I had a lovely talk with my sister-friend Lynn V. last night. Lynn and I have been friends for 25 years and she is definitely more like a sister. When you go through more than half your lives together, you get to know each other pretty well. We have been through thick and thin together, laughed, cried, done crazy stuff, lived together, experienced losses, births, shared many important milestones and life-changing events. My dear friend Lynn is a very wise and wonderful woman and last night she shared some of her tremendous wisdom with me. Although we are 5,000 kms away from each other, at opposite ends of the country, we will always be in each other’s lives and we are never more than a phone call away. Life might get crazy busy but I know she’s always within reach.
I was sharing with her the good news of my liver not getting worse but still feeling upset at having to deal with the effects of increased steroids and immunosuppressant meds along with the long-term side-effects associated with them. I was feeling sorry for myself about the changes in my appearance, the loss of what I used to look like, the loss of my old life, the loss of my old self. I was complaining about the constant daily reminder whenever I look in the mirror or catch glimpses of myself in a window, that I am going through this, that this past year is not a distant memory, that it is still ongoing.
Who am I now? What will life be like after all this? Not that I plan on dating anytime soon (definitely not a priority right now) but the thought occurs to me – the way I look now, all the physical changes, the uncertainty, what I’ve been through, what might still happen???? These are all unknowns that infiltrate themselves into my psyche. At times, this past year seems so distant, so surreal, like treading through water or walking through a thick fog. As a coping mechanism, I feel safe in the fog, I know what I have to do right here right now, I know how to be a fighter, but truth be told, I am afraid of what my world will look like once the fog lifts. It’s quite the dichotomy. On the one hand, I’m anxious for all of this drama to be over with, but I’m also scared of what life has in store for me (the good and the bad).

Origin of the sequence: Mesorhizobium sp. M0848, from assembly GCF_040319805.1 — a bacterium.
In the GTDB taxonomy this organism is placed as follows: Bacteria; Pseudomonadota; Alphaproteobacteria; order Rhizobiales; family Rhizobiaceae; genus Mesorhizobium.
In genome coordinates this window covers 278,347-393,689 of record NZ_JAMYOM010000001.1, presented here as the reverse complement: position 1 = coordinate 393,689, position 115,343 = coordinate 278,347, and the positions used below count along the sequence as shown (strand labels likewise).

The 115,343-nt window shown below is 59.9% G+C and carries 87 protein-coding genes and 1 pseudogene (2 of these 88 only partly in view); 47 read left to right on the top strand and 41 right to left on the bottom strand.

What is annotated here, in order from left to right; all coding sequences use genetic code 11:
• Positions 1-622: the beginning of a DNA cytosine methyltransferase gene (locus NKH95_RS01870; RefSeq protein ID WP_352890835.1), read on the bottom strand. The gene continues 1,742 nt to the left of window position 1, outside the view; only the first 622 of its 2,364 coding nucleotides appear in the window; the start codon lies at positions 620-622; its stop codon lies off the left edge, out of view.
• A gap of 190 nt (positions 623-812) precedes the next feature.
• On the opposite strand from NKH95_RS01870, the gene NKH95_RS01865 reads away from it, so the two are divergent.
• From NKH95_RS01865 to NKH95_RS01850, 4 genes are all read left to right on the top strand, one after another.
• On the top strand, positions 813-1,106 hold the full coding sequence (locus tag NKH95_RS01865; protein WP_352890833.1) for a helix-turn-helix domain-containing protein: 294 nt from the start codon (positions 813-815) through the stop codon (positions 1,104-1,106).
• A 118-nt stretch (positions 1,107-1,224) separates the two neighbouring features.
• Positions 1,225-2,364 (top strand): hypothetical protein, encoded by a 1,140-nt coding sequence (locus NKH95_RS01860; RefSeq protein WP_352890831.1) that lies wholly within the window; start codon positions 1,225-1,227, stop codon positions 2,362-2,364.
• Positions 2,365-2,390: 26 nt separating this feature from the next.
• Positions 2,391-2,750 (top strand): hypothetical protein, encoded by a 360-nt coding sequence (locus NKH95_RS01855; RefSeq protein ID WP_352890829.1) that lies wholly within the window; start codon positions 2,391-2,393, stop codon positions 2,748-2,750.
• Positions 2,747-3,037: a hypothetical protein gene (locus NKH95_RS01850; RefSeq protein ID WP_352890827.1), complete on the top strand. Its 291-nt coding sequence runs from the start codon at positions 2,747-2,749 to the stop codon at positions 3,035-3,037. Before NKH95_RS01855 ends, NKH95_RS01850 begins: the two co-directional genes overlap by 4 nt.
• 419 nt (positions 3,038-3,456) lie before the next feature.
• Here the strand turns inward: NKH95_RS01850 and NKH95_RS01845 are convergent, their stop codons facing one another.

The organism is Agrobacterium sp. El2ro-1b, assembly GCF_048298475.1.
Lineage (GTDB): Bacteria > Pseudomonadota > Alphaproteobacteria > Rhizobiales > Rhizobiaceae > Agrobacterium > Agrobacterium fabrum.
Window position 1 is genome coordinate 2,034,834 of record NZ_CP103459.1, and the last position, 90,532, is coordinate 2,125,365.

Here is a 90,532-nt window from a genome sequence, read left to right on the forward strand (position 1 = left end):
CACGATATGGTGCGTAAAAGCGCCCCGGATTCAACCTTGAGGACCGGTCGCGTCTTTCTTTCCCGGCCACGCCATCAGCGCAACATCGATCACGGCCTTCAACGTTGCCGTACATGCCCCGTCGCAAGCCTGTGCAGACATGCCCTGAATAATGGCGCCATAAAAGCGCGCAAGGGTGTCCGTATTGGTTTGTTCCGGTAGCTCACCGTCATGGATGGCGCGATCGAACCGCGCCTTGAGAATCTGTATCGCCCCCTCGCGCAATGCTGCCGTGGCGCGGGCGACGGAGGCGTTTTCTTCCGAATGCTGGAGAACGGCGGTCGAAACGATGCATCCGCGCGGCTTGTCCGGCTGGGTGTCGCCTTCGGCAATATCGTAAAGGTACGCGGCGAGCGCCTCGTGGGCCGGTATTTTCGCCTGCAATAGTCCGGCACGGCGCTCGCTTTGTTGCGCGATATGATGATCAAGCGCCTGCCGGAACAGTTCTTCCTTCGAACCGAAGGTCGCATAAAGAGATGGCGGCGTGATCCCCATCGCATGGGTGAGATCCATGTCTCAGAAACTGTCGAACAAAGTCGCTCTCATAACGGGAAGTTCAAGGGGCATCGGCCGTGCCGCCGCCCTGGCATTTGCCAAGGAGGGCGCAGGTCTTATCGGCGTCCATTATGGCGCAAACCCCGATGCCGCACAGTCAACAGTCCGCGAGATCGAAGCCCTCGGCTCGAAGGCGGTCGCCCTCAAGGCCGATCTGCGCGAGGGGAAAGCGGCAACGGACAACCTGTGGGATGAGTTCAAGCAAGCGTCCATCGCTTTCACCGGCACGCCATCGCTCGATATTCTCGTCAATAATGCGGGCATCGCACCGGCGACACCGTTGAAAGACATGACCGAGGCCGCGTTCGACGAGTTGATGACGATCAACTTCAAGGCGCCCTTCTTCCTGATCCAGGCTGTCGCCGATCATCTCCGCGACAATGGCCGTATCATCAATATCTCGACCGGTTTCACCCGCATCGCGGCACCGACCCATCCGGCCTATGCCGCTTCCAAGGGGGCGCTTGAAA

Having this image of a cancer patient/survivor reflected at me constantly, reminding me of my life-threatening/life-changing journey, weighs heavy at times. At the best of times I am a very impatient person and I find that as soon as I receive good news from my doctors, I tend to want to rush the recovery process and just move on to the land of ‘normal living’. (I might be strong and positive most of the time and have glimpses of ‘enlightenment’ but sometimes, I still have moments of just wanting to scream - AGH!!!!!)
Here is where Lynn’s infinite wisdom manifested itself and made me have a huge light-bulb moment (sorry Lynn for screaming at you!). She pointed out that perhaps I need to go through this period of being constantly reminded of my journey in order not to forget what I’ve been through, to slow down, that I am still healing, and need to take care of myself during this recovery process. Perhaps still looking the way I do will remind me that I am on this journey for a reason and I need to focus on accepting, shaping and letting my new life blossom (whatever that may be). This is it, this is my second chance, what kind of life do I want? Perhaps this journey will provide a new path, new dreams, new possibilities which I never could have foreseen would it not have been for these challenges. Do I really want to go back to my old life as if nothing ever happened? How in the world could I ever forget, or want to obliterate all the lessons learnt over the year? I have changed, both physically and as a person, so why would I want to ignore whom I’ve become or am becoming?
I need to stop living in the past. I must remain in the moment, be in the present, in the now and concentrate on healing myself as a whole. I need to make room for a new future to unfold as it should. Pushing aside what this journey is all about would be denying all the growth I have done as a person. We are our experiences.
So yes, I might be upset about the way I look, but as Lynn said, it might simply be nature’s way of reminding me to stay focused on what matters right now and be patient. Perhaps there is a reason for all this that has yet to manifest itself. Yes, patience, I know.
My doctor is great at getting me through the medical and physical side of this journey. I do my best at remaining strong and grounded on a daily basis to get through the hurdles and challenges, but my friends are the ones that keep me in line emotionally and remind me of the big picture.
Talking about the big picture, I have a wall of photos in my bathroom commemorating all my favourite activities (my old life) – me skiing, kayaking, hiking, climbing mountains, snorkeling, camping, biking, paragliding, sailing…. But I think I should remind myself of the biggest accomplishments yet such as my stem cell/bone marrow transplant and surviving this year. I should print and frame photos of me during my transplant, smiling during chemo, hanging out with my friends, enjoying the small victories, hiking up a mountain 6 months post transplant. I’m not saying I’ll never go back to enjoying the outdoors like I used to, but I should be proud of my accomplishments this year alone!
Thank you Lynn for helping me realize this and for reminding me to remain opened to new possibilities and have faith in destiny. Yes, like you said, and as my mother used to say, “Things happen for a reason” and I need to go with the flow, follow the path that is opening up.